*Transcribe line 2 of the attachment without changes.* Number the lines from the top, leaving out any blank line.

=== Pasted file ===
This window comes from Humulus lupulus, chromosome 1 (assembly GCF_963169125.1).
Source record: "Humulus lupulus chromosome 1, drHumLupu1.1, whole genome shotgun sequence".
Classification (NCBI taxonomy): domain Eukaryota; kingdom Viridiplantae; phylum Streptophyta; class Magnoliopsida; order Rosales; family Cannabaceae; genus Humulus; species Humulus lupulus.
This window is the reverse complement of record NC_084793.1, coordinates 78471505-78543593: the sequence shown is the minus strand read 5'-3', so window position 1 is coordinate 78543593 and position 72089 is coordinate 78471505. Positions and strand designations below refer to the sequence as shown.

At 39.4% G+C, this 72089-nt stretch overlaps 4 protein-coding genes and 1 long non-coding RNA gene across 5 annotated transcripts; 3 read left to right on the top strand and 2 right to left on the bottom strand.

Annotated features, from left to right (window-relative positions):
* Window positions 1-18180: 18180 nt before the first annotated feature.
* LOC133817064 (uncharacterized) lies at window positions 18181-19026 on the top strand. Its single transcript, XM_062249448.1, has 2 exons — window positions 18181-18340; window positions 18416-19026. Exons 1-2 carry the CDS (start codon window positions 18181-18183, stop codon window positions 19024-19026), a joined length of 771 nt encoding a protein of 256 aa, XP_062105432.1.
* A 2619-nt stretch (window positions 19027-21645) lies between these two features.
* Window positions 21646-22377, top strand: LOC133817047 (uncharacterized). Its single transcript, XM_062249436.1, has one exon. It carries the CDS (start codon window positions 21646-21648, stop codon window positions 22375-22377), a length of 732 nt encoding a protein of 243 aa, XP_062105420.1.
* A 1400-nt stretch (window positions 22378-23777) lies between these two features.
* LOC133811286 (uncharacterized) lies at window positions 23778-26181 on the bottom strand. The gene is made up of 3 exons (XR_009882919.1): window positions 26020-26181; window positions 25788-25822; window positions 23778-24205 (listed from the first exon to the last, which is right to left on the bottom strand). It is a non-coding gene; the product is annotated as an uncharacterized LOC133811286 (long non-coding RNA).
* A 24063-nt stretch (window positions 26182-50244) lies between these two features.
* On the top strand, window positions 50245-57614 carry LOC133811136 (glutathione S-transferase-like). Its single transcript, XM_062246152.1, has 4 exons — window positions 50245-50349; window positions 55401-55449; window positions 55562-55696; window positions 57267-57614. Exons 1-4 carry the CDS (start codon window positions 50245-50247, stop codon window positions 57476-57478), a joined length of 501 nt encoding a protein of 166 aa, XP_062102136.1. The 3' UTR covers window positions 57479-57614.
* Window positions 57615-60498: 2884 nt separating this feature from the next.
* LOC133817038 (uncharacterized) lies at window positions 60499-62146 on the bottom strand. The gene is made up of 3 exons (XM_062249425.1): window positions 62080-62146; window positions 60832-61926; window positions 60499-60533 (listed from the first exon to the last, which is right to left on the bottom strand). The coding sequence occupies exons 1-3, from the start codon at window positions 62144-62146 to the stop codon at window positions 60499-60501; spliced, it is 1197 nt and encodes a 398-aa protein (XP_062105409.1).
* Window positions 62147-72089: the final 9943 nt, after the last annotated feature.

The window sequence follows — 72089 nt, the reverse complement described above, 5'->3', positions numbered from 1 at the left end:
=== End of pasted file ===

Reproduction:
Source record: "Humulus lupulus chromosome 1, drHumLupu1.1, whole genome shotgun sequence".